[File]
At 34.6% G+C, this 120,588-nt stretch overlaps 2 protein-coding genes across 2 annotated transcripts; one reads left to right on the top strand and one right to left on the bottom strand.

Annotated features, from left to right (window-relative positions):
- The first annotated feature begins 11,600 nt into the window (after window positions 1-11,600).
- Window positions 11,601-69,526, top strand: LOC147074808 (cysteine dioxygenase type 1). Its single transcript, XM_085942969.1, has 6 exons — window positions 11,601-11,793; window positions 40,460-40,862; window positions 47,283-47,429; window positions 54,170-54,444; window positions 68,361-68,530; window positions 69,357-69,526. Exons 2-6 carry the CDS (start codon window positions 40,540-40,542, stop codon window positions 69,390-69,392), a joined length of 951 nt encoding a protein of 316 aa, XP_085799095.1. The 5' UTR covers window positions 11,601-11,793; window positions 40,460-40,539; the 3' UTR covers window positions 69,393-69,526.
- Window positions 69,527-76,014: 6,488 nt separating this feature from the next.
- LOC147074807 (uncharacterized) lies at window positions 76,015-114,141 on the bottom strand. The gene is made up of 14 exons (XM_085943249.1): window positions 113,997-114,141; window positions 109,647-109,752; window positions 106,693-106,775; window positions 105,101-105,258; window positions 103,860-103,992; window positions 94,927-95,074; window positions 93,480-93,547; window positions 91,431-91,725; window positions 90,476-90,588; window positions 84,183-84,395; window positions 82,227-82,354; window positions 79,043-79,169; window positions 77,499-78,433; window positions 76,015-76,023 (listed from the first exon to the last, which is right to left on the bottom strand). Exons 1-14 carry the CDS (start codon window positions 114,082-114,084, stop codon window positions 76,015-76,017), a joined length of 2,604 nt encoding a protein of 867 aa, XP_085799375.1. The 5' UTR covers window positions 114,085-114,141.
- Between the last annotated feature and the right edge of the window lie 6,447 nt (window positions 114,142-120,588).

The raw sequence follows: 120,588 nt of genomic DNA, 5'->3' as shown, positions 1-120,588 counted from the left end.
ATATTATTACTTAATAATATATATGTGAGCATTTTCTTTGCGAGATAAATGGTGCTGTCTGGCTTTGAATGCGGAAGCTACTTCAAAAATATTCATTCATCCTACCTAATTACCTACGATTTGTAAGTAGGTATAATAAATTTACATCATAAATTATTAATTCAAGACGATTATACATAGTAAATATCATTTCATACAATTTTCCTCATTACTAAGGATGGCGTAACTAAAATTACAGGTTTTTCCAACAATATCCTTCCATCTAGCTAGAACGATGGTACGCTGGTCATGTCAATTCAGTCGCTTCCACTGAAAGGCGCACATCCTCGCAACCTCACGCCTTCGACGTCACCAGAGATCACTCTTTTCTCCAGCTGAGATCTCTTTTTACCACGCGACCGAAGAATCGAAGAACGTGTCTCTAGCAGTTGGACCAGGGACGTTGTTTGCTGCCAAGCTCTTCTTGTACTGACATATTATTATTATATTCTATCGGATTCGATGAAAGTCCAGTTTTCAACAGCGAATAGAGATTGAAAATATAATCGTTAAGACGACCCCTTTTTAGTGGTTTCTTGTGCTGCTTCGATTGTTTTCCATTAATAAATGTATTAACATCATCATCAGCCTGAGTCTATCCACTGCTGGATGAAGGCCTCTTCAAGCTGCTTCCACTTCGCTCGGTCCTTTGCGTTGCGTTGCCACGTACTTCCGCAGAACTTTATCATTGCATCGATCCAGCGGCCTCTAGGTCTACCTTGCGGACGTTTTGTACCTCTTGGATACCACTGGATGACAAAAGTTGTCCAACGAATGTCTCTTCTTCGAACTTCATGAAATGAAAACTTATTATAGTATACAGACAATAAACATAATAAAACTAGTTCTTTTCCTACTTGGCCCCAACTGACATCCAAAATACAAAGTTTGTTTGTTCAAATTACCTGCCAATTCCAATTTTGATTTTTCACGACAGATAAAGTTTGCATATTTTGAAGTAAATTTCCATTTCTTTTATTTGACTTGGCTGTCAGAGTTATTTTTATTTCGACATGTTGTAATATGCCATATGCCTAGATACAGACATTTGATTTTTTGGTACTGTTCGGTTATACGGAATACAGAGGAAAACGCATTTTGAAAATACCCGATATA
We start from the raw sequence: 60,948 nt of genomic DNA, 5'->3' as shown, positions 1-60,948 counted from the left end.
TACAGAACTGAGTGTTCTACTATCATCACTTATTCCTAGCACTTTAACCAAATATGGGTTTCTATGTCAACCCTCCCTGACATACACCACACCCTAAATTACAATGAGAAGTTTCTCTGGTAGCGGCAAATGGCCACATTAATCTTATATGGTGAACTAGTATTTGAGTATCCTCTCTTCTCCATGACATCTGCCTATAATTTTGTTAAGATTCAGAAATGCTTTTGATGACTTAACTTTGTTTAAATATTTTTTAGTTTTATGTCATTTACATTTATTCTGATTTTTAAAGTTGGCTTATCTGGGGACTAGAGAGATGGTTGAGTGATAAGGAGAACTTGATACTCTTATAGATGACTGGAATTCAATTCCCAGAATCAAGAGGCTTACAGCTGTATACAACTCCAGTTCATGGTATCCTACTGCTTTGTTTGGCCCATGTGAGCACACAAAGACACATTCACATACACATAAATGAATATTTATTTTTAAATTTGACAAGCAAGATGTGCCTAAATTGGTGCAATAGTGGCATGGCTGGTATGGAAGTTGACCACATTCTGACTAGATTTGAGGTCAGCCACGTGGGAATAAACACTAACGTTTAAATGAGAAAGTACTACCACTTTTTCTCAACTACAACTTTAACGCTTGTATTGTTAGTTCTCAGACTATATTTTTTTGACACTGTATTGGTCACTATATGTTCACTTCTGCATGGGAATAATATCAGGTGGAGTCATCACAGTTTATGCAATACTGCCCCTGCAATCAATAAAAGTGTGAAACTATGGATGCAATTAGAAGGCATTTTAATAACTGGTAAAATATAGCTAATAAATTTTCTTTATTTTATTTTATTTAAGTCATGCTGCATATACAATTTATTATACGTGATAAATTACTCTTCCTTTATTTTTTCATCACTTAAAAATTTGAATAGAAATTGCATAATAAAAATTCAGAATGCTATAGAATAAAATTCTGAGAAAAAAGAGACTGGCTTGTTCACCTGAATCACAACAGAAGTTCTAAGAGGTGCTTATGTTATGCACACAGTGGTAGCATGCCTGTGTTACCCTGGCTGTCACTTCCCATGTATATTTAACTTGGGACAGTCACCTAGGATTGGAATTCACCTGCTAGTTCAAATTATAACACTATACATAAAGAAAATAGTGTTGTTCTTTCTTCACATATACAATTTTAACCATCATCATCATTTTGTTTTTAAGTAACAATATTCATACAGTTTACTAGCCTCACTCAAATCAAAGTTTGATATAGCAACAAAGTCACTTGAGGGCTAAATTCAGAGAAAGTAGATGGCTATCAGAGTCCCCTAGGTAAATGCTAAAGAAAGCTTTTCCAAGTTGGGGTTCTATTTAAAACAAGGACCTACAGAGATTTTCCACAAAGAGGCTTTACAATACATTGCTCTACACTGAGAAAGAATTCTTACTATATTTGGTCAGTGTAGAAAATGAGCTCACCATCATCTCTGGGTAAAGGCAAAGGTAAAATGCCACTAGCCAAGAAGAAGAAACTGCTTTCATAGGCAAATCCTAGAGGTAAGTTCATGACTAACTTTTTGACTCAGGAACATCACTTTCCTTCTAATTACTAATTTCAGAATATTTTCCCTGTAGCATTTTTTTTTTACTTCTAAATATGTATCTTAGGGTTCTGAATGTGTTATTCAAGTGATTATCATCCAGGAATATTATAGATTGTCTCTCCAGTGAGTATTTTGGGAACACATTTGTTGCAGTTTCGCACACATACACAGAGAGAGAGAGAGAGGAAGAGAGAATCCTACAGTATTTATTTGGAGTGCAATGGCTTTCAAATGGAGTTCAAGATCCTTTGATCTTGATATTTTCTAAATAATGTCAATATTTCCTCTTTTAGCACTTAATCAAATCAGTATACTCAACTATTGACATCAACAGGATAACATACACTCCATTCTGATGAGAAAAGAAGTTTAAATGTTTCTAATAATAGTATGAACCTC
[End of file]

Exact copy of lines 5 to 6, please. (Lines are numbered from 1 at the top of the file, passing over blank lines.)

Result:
- Window positions 69,527-76,014: 6,488 nt separating this feature from the next.
- LOC147074807 (uncharacterized) lies at window positions 76,015-114,141 on the bottom strand. The gene is made up of 14 exons (XM_085943249.1): window positions 113,997-114,141; window positions 109,647-109,752; window positions 106,693-106,775; window positions 105,101-105,258; window positions 103,860-103,992; window positions 94,927-95,074; window positions 93,480-93,547; window positions 91,431-91,725; window positions 90,476-90,588; window positions 84,183-84,395; window positions 82,227-82,354; window positions 79,043-79,169; window positions 77,499-78,433; window positions 76,015-76,023 (listed from the first exon to the last, which is right to left on the bottom strand). Exons 1-14 carry the CDS (start codon window positions 114,082-114,084, stop codon window positions 76,015-76,017), a joined length of 2,604 nt encoding a protein of 867 aa, XP_085799375.1. The 5' UTR covers window positions 114,085-114,141.